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IOT Secondary Indexes – The Logical ROWID Guess Component Part II (Move On) May 8, 2012

Posted by Richard Foote in Index Block Size, Index Organized Tables, IOT, ROWID, Secondary Indexes.
7 comments

Having mentioned a couple of dangers associated with IOT Secondary Indexes, thought I might discuss a couple of their nicer attributes.

In the previous post, we saw how 50-50 index block splits on the ALBUM_SALES_IOT IOT table caused rows to move to new leaf blocks, resulting in a degradation in the PCT_DIRECT_ACCESS value of the associated ALBUM_SALES_IOT_TOTAL_SALES_I secondary index, which in turn resulted in poorer performance when using this index. We had to rebuild the secondary index (or update block references) to make all the “guess” components accurate and the index efficient again and so point to the correct locations within the parent IOT.

So, if you have 50-50 block splits occurring in your IOT, this will degrade the efficiency of the associated IOT Secondary indexes over time.

However, if you don’t have 50-50 block splits and the entries in the IOT don’t move from leaf block to leaf block, then this will not be an issue. Remembering of course that many Primary Key values are based on a sequence which monotonically increases and results in 90-10 block splits rather than 50-50 block splits.  90-10 block splits don’t move data around, Oracle leaves the full blocks alone and simply adds a new block in the IOT Btree structure into which new values are added. Therefore, with IOT data not moving around, the “guess” component of the logical ROWIDS remain valid and don’t go stale over time and so the associated secondary indexes remain nice and efficient.

If we look at the current state of the ALBUM_SALES_IOT_TOTAL_SALES_I secondary index:

SQL> SELECT index_name, pct_direct_access, iot_redundant_pkey_elim  FROM dba_indexes WHERE index_name = 'ALBUM_SALES_IOT_TOTAL_SALES_I';

INDEX_NAME                     PCT_DIRECT_ACCESS IOT
------------------------------ ----------------- ---
ALBUM_SALES_IOT_TOTAL_SALES_I                100 NO

We notice the PCT_DIRECT_ACCESS is currently nice and efficient at 100%.

If we now add a bunch of new rows into the IOT, but this time with PK values that monotonically increase:

SQL> BEGIN
  2    FOR i IN 5001..10000 LOOP
  3      FOR c IN 201..300 LOOP
  4        INSERT INTO album_sales_iot VALUES(i,c,ceil(dbms_random.value(1,5000000)), 'Yet more new rows');
  5      END LOOP;
  6    END LOOP;
  7    COMMIT;
  8  END;
  9  /

PL/SQL procedure successfully completed.

And collect fresh statistics:

SQL> exec dbms_stats.gather_table_stats(ownname=>'BOWIE', tabname=>'ALBUM_SALES_IOT', estimate_percent=>null, cascade=>true, method_opt=> 'FOR ALL COLUMNS SIZE 1');

PL/SQL procedure successfully completed.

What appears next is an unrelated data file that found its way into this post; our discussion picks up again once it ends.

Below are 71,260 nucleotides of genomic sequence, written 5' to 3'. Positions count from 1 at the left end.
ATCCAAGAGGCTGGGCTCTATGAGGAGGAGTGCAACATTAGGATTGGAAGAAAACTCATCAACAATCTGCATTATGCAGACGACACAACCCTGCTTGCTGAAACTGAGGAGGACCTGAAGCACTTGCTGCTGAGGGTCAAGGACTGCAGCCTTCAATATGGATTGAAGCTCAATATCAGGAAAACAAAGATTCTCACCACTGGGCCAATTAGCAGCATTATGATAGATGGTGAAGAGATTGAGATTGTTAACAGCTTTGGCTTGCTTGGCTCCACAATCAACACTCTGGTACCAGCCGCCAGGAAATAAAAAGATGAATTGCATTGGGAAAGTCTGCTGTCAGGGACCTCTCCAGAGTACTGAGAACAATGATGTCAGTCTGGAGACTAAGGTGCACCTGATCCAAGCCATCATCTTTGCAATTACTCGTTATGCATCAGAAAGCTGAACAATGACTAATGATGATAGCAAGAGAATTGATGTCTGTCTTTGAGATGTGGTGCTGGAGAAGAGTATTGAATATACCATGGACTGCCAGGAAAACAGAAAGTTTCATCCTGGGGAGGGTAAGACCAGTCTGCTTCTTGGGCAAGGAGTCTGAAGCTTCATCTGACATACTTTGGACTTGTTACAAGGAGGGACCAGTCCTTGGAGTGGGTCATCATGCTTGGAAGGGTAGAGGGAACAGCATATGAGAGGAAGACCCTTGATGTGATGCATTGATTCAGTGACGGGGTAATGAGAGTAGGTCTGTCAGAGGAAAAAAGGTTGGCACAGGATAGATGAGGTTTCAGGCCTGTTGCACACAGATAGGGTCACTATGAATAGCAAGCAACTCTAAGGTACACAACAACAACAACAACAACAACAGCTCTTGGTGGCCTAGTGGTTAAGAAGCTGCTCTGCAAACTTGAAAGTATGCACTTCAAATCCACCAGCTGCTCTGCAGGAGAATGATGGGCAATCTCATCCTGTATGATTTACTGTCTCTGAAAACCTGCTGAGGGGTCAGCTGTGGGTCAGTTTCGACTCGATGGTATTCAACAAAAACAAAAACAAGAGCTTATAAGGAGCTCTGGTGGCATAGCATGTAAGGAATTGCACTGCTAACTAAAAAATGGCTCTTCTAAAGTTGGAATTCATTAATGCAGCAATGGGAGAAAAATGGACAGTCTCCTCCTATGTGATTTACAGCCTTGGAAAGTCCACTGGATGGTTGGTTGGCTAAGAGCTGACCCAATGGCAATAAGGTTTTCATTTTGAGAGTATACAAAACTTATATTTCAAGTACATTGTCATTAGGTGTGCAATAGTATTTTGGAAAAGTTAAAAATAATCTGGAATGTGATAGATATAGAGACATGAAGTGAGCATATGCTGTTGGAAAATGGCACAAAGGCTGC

SQL> SELECT index_name, pct_direct_access, iot_redundant_pkey_elim  FROM dba_indexes WHERE index_name = 'ALBUM_SALES_IOT_TOTAL_SALES_I';

INDEX_NAME                     PCT_DIRECT_ACCESS IOT
------------------------------ ----------------- ---
ALBUM_SALES_IOT_TOTAL_SALES_I                100 NO

We notice that the PCT_DIRECT_ACCESS value remains unchanged. So, no 50-50 block split, no PCT_DIRECT_ACCESS degradation with regard the secondary indexes.

OK, another nice feature with IOT Secondary Indexes.

With a “normal” Heap table, if we were to MOVE and reorganise the table, all associated indexes become invalid as the Move results in all the rows being relocated and the indexes are not maintained during this process (as this would add considerably to the overhead in the Move process). All associated indexes have to be rebuilt after the Move operation completes, which is both expensive and adds considerably to the availability issues associated with the whole table reorg process as the table is locked during the Move operation. In short, moving a heap table is an expensive and an availability unfriendly process.

As this little demo illustrates, moving a heap table results in all indexes becoming unusable:

SQL> create table radiohead (id number constraint radiohead_pk primary key, code number, name varchar2(30));

Table created.

SQL> create index code_i on radiohead(code);

Index created.

SQL> insert into radiohead select rownum, rownum, 'OK COMPUTER' from dual connect by level <= 100000;

100000 rows created.

SQL> commit;

Commit complete.

SQL> select index_name, status from dba_indexes where table_name = 'RADIOHEAD';

INDEX_NAME                     STATUS
------------------------------ --------
RADIOHEAD_PK                   VALID
CODE_I                         VALID

SQL> alter table radiohead move;

Table altered.

SQL> select index_name, status from dba_indexes where table_name = 'RADIOHEAD';

INDEX_NAME                     STATUS